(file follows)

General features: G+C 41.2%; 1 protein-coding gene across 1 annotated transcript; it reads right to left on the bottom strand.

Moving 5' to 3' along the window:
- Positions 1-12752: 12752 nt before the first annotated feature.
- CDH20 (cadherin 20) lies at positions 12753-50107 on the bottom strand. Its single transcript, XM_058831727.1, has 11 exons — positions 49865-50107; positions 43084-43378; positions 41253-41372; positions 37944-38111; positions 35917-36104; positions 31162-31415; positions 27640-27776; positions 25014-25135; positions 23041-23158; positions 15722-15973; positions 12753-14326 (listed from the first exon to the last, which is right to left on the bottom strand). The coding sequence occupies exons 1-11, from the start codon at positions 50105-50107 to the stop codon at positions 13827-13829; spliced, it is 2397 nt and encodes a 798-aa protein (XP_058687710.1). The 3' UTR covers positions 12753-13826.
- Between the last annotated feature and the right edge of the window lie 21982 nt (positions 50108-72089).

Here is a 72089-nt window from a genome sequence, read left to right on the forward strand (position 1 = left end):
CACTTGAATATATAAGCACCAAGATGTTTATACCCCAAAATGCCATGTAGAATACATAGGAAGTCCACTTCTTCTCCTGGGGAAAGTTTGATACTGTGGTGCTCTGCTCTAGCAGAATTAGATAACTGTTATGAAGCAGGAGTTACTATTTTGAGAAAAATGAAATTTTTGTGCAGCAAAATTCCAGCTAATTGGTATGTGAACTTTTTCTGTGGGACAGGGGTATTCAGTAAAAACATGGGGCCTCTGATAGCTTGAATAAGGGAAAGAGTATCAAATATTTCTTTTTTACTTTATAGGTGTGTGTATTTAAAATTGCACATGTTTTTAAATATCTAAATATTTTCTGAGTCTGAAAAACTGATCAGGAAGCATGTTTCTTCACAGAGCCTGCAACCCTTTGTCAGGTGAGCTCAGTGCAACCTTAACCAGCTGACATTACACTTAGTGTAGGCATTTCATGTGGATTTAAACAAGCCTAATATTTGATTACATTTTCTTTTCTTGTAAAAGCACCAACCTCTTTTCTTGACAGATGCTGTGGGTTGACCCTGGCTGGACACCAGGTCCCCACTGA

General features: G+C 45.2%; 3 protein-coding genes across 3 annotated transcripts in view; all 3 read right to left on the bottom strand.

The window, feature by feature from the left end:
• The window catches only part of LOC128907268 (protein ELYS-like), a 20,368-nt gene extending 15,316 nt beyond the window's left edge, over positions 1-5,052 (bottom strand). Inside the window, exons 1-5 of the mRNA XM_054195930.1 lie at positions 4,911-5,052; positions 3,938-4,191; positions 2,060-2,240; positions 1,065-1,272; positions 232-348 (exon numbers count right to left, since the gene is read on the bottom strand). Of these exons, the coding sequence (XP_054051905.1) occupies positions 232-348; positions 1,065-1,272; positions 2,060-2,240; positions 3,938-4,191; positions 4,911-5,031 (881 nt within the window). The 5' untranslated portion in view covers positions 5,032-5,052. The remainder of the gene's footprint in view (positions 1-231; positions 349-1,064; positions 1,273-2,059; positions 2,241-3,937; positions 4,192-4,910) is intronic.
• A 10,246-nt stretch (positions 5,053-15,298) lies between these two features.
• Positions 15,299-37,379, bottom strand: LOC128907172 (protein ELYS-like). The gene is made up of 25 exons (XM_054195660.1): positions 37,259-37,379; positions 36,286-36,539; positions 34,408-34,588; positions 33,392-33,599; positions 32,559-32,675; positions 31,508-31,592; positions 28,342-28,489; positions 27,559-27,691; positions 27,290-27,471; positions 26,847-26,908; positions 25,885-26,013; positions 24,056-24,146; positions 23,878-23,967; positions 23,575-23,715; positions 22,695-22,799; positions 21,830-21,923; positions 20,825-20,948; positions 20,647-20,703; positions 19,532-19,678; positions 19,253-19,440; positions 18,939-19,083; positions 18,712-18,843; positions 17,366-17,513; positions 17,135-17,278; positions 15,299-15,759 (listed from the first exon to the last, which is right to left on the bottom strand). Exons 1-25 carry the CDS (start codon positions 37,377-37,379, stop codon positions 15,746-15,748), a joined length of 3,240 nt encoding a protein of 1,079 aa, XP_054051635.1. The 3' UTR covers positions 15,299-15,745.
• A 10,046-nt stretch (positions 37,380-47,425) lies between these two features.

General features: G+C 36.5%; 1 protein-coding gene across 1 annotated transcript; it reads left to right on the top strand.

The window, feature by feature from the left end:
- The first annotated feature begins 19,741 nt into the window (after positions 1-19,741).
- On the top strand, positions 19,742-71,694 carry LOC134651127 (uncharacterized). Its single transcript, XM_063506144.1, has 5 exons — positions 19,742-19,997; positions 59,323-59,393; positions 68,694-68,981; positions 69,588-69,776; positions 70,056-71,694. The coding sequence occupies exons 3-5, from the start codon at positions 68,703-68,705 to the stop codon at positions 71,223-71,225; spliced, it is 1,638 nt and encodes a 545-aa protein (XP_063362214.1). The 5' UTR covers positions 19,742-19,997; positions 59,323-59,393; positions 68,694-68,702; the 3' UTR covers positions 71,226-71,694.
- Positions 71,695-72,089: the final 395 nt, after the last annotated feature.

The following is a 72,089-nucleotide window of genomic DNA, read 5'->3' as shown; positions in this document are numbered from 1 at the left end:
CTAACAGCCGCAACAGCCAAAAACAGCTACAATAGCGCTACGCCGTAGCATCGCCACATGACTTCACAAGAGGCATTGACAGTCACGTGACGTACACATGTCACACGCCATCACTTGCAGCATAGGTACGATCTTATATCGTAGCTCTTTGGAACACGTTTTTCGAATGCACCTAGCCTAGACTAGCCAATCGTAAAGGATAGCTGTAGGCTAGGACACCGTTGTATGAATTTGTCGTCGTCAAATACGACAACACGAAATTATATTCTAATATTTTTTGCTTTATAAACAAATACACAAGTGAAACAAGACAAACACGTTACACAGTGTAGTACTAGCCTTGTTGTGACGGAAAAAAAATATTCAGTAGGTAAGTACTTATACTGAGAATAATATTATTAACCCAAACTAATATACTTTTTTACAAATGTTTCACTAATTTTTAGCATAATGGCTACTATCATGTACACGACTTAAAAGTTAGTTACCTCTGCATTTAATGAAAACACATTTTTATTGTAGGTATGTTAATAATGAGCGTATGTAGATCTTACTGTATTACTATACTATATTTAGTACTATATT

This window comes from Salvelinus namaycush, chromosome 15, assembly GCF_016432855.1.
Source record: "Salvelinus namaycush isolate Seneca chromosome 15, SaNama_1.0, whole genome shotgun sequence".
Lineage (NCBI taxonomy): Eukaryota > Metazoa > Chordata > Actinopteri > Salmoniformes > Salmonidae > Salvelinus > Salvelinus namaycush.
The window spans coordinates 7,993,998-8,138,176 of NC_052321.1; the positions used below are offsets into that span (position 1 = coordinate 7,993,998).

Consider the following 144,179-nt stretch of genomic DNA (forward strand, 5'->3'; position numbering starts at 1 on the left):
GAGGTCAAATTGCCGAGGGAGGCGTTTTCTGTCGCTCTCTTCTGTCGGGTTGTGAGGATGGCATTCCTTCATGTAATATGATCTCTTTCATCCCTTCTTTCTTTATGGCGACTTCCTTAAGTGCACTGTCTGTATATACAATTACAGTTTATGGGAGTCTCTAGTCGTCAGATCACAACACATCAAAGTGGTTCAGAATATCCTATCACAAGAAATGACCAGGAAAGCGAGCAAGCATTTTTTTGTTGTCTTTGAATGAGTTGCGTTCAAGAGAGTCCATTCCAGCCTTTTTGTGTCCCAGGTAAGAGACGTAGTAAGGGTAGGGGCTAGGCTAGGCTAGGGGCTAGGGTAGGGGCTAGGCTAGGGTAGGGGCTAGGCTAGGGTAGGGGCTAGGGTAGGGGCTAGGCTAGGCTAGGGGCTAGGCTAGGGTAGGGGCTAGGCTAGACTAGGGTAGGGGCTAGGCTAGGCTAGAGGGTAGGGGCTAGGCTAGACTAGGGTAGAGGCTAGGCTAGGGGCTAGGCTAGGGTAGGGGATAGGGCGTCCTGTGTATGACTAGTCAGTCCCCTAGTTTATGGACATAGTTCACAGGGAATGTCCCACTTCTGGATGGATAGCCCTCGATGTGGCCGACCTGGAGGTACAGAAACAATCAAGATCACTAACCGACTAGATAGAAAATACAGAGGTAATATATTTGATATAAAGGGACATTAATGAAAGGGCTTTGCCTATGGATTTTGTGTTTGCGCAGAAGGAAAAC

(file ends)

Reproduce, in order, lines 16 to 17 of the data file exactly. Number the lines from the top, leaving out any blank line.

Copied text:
- The first annotated feature begins 19,741 nt into the window (after positions 1-19,741).
- On the top strand, positions 19,742-71,694 carry LOC134651127 (uncharacterized). Its single transcript, XM_063506144.1, has 5 exons — positions 19,742-19,997; positions 59,323-59,393; positions 68,694-68,981; positions 69,588-69,776; positions 70,056-71,694. The coding sequence occupies exons 3-5, from the start codon at positions 68,703-68,705 to the stop codon at positions 71,223-71,225; spliced, it is 1,638 nt and encodes a 545-aa protein (XP_063362214.1). The 5' UTR covers positions 19,742-19,997; positions 59,323-59,393; positions 68,694-68,702; the 3' UTR covers positions 71,226-71,694.